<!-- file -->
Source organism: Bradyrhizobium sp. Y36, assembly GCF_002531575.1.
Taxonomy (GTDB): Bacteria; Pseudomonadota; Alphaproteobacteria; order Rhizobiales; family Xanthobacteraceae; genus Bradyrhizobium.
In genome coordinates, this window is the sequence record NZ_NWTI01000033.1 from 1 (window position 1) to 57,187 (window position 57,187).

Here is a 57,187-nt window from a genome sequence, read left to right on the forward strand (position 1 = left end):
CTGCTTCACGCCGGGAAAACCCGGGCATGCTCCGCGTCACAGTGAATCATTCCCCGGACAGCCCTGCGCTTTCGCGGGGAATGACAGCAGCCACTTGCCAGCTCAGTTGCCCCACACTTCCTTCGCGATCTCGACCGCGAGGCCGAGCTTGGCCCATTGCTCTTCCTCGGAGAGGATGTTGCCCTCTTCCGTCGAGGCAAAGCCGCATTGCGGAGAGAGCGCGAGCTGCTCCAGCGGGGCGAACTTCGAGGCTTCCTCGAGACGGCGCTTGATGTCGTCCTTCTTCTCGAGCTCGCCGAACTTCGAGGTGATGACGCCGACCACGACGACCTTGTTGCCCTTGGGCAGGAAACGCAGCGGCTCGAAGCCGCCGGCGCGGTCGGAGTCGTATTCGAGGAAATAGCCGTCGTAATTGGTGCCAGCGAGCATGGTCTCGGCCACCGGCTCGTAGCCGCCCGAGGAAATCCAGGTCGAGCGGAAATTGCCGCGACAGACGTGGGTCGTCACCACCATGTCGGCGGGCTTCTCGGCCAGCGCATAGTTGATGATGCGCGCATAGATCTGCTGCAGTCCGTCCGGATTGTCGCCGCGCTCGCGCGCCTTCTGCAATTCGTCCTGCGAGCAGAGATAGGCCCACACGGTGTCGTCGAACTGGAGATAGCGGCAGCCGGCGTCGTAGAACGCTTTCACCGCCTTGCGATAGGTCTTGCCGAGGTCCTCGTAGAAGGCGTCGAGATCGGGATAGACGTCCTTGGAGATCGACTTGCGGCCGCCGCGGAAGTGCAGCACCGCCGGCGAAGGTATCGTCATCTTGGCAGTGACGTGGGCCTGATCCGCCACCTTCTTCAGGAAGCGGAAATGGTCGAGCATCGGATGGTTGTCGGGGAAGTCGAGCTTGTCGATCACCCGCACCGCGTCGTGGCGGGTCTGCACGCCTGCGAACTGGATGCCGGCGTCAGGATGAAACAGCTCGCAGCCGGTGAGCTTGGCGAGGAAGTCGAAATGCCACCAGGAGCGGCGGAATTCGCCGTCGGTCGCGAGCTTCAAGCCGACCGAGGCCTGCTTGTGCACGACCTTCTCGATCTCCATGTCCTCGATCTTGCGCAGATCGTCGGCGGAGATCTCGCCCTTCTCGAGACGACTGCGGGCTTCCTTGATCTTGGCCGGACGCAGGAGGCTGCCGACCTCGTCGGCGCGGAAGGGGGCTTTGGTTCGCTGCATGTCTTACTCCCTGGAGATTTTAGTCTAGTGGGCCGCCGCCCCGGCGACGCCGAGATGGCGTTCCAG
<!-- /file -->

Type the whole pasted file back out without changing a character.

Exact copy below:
Source organism: Bradyrhizobium sp. Y36, assembly GCF_002531575.1.
Taxonomy (GTDB): Bacteria; Pseudomonadota; Alphaproteobacteria; order Rhizobiales; family Xanthobacteraceae; genus Bradyrhizobium.
In genome coordinates, this window is the sequence record NZ_NWTI01000033.1 from 1 (window position 1) to 57,187 (window position 57,187).

Here is a 57,187-nt window from a genome sequence, read left to right on the forward strand (position 1 = left end):
CTGCTTCACGCCGGGAAAACCCGGGCATGCTCCGCGTCACAGTGAATCATTCCCCGGACAGCCCTGCGCTTTCGCGGGGAATGACAGCAGCCACTTGCCAGCTCAGTTGCCCCACACTTCCTTCGCGATCTCGACCGCGAGGCCGAGCTTGGCCCATTGCTCTTCCTCGGAGAGGATGTTGCCCTCTTCCGTCGAGGCAAAGCCGCATTGCGGAGAGAGCGCGAGCTGCTCCAGCGGGGCGAACTTCGAGGCTTCCTCGAGACGGCGCTTGATGTCGTCCTTCTTCTCGAGCTCGCCGAACTTCGAGGTGATGACGCCGACCACGACGACCTTGTTGCCCTTGGGCAGGAAACGCAGCGGCTCGAAGCCGCCGGCGCGGTCGGAGTCGTATTCGAGGAAATAGCCGTCGTAATTGGTGCCAGCGAGCATGGTCTCGGCCACCGGCTCGTAGCCGCCCGAGGAAATCCAGGTCGAGCGGAAATTGCCGCGACAGACGTGGGTCGTCACCACCATGTCGGCGGGCTTCTCGGCCAGCGCATAGTTGATGATGCGCGCATAGATCTGCTGCAGTCCGTCCGGATTGTCGCCGCGCTCGCGCGCCTTCTGCAATTCGTCCTGCGAGCAGAGATAGGCCCACACGGTGTCGTCGAACTGGAGATAGCGGCAGCCGGCGTCGTAGAACGCTTTCACCGCCTTGCGATAGGTCTTGCCGAGGTCCTCGTAGAAGGCGTCGAGATCGGGATAGACGTCCTTGGAGATCGACTTGCGGCCGCCGCGGAAGTGCAGCACCGCCGGCGAAGGTATCGTCATCTTGGCAGTGACGTGGGCCTGATCCGCCACCTTCTTCAGGAAGCGGAAATGGTCGAGCATCGGATGGTTGTCGGGGAAGTCGAGCTTGTCGATCACCCGCACCGCGTCGTGGCGGGTCTGCACGCCTGCGAACTGGATGCCGGCGTCAGGATGAAACAGCTCGCAGCCGGTGAGCTTGGCGAGGAAGTCGAAATGCCACCAGGAGCGGCGGAATTCGCCGTCGGTCGCGAGCTTCAAGCCGACCGAGGCCTGCTTGTGCACGACCTTCTCGATCTCCATGTCCTCGATCTTGCGCAGATCGTCGGCGGAGATCTCGCCCTTCTCGAGACGACTGCGGGCTTCCTTGATCTTGGCCGGACGCAGGAGGCTGCCGACCTCGTCGGCGCGGAAGGGGGCTTTGGTTCGCTGCATGTCTTACTCCCTGGAGATTTTAGTCTAGTGGGCCGCCGCCCCGGCGACGCCGAGATGGCGTTCCAG